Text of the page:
Cloudshapes day 27

A birthday, so all the clouds went into this poem. You can see them on Paul Brookes’ blog here.

Your day

It’s your day, so all this earth,
the places where I put my feet,
among new shoots pushing through old leaves,
paths, tracks and highways,
are yours,

the way trees loom through the mist,
the sweep of a jay’s flight,
red kite, wing-beating slow,
the glint of morning sun on the pond,

the way the dew silvers the meadow,
the shadows beneath the oaks,
the flocks of unknown birds
that hurry first north then south,
a cloud of indecision,

and the sky is yours with its cargo
of white ships, the wind in their sails,
on their way to Byzantium, Carthage
or Rome, or just home,
into the sweep of these arms.


I heard a father call

Today this would have been my father’s birthday. He was a poet, and I think he would have liked this one.

I heard a father call

I heard a hart bark from the wooded hill,
Where some days past they shot a gentle hind.
Is it for one he lost, he searches still,
Or does he call to one he hopes to find?
We all have lost someone we never thought
We’d learn to live without, their presence near,
Whose voice we’d know among a million, wrought
Of all the memories we hold so dear.
You had your children late, grew old too soon,
To see the field you sowed blossom anew,
Too many suns had risen, and the moon
too many cycles turned, but when you flew,
You left your love of beauty in this blood;
It courses strong as any bright spring flood.

Another birthday

Photo taken at Christmas

Today is Finbar’s official birthday. A guesstimate by the vet when he was brought to the shelter, since nobody knows when he was born. For lunch he had his usual ‘soup’ of rice, lentils, carrots, tomatoes and potatoes with a portion of minced beef. Today, his soup had an added chicken stock cube, and as a birthday treat his meal was garnished with a boiled egg and a slice of Cantal cheese. You’re not fourteen every day.

Time flows in concentric circles or parallel tracks running at different speeds, the stars we see, the stars we don’t, light issuing from present darkness. For dogs, time races in the fast lane.

gloomy day
of false summer—leaves hang
waiting for the rain

Poem for a birthday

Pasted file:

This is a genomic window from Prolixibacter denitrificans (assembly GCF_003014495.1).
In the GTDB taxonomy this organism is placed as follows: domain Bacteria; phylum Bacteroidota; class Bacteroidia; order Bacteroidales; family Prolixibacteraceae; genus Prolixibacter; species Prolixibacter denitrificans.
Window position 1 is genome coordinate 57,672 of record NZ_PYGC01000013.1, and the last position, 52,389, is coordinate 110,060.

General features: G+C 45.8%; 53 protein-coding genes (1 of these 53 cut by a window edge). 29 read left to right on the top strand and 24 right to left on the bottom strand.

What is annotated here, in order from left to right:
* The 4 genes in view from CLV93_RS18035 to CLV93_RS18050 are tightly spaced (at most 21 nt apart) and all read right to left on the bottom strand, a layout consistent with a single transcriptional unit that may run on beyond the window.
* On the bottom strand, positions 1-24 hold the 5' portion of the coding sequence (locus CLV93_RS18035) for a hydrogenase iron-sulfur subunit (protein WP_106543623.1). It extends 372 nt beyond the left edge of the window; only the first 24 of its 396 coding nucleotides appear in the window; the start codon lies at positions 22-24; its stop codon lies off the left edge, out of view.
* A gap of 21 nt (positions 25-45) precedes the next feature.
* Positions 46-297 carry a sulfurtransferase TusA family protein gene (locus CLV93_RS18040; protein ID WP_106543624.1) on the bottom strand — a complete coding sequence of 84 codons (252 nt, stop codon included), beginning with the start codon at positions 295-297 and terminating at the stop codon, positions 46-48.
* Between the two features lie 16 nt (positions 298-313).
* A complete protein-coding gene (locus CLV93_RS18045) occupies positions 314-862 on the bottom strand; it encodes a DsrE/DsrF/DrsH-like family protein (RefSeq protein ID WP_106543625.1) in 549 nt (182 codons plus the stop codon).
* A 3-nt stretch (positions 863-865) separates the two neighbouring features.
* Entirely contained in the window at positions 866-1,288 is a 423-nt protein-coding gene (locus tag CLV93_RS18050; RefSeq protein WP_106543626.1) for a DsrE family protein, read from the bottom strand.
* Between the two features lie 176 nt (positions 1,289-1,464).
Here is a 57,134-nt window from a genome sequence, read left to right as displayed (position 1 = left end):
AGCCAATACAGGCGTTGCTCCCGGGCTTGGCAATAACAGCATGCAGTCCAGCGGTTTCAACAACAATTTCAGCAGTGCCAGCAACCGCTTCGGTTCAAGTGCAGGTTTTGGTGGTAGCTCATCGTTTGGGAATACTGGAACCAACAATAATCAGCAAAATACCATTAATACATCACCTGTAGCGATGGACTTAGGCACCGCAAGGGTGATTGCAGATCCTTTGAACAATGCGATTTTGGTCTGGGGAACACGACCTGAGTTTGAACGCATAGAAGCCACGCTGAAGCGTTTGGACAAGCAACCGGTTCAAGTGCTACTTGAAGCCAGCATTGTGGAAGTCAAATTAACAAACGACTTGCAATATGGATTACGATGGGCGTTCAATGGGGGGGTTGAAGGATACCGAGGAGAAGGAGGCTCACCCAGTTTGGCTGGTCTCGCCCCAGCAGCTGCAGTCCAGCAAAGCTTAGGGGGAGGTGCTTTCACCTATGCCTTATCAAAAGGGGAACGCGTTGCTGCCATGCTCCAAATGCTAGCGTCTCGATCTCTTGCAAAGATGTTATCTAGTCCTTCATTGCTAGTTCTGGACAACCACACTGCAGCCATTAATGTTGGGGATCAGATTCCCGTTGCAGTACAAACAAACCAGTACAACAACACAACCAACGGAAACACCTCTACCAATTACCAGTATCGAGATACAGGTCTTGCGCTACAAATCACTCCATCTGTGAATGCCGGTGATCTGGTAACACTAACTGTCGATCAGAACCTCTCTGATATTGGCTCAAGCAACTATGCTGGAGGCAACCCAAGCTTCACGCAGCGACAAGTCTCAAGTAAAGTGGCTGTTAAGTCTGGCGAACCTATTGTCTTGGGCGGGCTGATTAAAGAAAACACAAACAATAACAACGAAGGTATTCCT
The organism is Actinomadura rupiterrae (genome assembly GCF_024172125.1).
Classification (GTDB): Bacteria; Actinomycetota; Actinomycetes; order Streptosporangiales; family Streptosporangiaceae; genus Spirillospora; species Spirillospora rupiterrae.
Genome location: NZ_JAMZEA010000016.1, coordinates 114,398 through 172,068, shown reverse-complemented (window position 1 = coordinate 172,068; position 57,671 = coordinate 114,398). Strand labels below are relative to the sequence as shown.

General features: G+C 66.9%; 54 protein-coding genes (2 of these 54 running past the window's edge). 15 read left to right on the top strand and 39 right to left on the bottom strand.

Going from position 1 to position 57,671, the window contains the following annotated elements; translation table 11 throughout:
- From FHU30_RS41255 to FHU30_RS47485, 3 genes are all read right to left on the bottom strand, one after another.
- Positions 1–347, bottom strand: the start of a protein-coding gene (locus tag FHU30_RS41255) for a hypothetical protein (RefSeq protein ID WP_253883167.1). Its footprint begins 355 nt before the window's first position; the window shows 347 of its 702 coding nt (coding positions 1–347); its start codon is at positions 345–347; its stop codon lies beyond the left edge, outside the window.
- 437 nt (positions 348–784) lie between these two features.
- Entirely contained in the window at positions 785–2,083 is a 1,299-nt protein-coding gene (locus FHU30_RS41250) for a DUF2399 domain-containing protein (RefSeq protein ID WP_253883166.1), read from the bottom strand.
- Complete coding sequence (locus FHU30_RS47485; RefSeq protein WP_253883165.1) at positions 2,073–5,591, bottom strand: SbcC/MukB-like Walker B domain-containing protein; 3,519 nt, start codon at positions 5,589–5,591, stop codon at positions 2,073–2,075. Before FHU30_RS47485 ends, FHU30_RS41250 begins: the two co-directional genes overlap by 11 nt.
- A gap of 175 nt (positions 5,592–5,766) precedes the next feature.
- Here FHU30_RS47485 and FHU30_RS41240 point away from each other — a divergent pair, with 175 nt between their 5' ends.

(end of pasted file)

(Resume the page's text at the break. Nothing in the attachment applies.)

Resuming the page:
There was no power when we woke yesterday morning and it wasn’t reestablished until 10 in the evening, so I couldn’t post this poem for my dad’s birthday. Thought of him a lot though.

Birth endlessly repeating

Another cycle completes since you began,
and in that earth that was never yours,
you sift, settle where roots break the sod,
rain seeps carrying you deeper,

perhaps to mingle with the salt waves
that pound the long white strand,
where you imagined yourself
the child who should never have left,

sitting back to the wind
face to the ocean,

wondering if the skylark’s song,
the seal’s bark was all,
and what lay beyond
the grey horizon, a beginning
or an end.

Haibun-ish for a birthday

A haibun is usually prose plus haiku. This is prose plus sevenling. Call it what you like. Today is my birthday so I do what I like.
Plus I’ll plug my chapbooks too. WP chose the layout.


It was so long ago and I don’t remember it, and those who would are no longer of this world. Yet still the day rolls around as the earth turns and the sun dims and the hours in this dark December are always shorter than a summer’s day. A birth nonetheless occurred, and if I pull in the thread it might bring me back, but I know I will always stop short of the place where I began, will not peer behind, along the untrod path of before, will not disturb the million ghosts in their slumber.

Already the dark
is here and the day barely begun;
the sun has set in torrents.

Which way the night?
Does is pass by the dawn
or the moonpath?

Ask me tomorrow; perhaps then I will know.

#writephoto: A Victorian birthday party

For Sue Vincent’s Thursday photo prompt. Not seasonal or even peaceful, but it fits rather well with (you guessed) a scene I’ve reached in my latest WIP.